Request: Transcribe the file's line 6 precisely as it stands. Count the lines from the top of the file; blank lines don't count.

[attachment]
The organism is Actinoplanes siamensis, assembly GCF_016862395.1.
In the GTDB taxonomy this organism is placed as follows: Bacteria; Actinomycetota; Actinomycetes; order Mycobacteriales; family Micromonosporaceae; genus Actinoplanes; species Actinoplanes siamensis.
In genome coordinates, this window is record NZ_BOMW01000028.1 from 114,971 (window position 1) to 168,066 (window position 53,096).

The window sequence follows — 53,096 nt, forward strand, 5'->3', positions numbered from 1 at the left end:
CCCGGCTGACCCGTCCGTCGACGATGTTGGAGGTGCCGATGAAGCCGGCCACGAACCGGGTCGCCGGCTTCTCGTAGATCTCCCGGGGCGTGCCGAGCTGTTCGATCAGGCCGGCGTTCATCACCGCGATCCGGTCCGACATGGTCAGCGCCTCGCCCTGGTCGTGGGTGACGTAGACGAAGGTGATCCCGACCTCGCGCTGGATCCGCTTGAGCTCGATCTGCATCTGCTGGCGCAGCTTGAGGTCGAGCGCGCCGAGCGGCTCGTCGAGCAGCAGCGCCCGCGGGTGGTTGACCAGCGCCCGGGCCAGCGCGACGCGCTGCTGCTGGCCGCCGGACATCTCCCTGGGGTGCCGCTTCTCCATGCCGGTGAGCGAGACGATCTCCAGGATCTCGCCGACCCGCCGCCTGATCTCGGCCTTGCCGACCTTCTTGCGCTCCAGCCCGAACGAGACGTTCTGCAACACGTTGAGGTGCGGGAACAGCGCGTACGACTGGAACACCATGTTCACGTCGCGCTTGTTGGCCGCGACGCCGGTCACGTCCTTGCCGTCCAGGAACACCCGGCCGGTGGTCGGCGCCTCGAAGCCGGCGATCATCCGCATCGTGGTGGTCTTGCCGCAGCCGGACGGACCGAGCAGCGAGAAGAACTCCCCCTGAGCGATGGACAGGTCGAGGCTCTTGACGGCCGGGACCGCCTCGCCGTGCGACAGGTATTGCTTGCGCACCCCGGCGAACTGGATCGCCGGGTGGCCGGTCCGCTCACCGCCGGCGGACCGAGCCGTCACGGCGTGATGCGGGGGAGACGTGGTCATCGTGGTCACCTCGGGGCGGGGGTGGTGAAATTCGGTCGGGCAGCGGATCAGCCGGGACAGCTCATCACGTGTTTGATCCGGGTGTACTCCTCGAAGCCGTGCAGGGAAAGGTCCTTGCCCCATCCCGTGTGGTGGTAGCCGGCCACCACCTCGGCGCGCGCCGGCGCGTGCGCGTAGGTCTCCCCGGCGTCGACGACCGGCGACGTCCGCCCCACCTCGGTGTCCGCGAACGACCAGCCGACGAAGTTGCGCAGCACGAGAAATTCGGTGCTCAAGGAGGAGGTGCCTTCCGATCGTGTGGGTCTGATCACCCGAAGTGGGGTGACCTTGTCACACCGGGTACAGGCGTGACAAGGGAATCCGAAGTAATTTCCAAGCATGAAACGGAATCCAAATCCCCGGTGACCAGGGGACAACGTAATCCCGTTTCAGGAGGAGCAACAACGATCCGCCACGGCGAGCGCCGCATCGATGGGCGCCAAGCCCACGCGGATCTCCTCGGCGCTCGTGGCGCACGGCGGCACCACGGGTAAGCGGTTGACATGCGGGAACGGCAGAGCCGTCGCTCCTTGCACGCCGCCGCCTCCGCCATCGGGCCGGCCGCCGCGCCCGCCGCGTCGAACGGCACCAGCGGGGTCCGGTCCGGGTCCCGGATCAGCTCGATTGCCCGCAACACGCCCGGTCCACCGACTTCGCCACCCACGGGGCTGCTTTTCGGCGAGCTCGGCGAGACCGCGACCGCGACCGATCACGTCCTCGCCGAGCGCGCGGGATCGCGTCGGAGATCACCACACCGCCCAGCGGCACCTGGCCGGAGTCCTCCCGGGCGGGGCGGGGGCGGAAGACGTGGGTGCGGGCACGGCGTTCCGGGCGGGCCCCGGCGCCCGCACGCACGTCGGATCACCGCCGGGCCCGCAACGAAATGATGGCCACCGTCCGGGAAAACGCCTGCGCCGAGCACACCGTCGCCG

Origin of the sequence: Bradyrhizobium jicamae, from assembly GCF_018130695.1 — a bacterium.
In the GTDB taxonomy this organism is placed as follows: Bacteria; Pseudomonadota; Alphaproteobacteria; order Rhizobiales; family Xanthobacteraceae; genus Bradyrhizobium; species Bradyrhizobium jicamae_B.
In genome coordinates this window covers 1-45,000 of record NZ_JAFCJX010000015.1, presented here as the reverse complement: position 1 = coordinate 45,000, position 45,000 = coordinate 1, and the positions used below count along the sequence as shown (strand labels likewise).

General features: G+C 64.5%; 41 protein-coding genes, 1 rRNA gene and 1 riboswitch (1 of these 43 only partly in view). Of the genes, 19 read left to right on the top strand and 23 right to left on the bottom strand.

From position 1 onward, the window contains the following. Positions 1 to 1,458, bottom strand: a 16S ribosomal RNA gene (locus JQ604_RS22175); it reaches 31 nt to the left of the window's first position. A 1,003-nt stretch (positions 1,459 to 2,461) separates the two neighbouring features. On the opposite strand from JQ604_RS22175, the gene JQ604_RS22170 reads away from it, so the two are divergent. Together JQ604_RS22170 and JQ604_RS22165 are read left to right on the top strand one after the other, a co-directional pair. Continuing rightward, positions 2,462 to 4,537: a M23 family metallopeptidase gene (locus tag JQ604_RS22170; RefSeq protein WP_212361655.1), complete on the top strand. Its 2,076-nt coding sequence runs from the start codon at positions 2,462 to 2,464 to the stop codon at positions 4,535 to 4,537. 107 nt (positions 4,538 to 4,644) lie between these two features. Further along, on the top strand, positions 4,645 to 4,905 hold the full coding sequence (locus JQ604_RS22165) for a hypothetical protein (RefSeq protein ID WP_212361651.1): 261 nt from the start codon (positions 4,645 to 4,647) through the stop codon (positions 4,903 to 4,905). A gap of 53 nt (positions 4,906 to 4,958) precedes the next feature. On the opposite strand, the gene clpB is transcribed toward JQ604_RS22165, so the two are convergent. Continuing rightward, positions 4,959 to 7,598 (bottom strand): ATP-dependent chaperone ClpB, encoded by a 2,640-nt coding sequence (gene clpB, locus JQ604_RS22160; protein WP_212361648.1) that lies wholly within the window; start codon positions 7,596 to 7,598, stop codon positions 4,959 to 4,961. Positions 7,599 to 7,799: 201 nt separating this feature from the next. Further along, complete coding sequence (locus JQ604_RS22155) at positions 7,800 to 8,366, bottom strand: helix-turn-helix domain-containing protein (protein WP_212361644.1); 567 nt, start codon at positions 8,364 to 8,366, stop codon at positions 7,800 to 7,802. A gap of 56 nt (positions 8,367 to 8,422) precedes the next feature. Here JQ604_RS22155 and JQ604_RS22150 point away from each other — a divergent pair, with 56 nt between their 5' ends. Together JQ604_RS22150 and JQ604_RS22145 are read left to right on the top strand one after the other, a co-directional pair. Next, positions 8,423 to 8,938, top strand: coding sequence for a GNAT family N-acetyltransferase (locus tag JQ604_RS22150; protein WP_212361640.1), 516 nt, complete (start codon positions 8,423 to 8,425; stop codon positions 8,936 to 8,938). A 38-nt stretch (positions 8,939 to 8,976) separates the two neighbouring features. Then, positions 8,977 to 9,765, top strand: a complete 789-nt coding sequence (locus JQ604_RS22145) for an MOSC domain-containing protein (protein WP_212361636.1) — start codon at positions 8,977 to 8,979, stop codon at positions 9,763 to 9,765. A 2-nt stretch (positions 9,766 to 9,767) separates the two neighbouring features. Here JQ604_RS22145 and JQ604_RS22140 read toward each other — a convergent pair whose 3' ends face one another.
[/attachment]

Origin of the sequence: Bradyrhizobium jicamae, from assembly GCF_018130695.1 — a bacterium.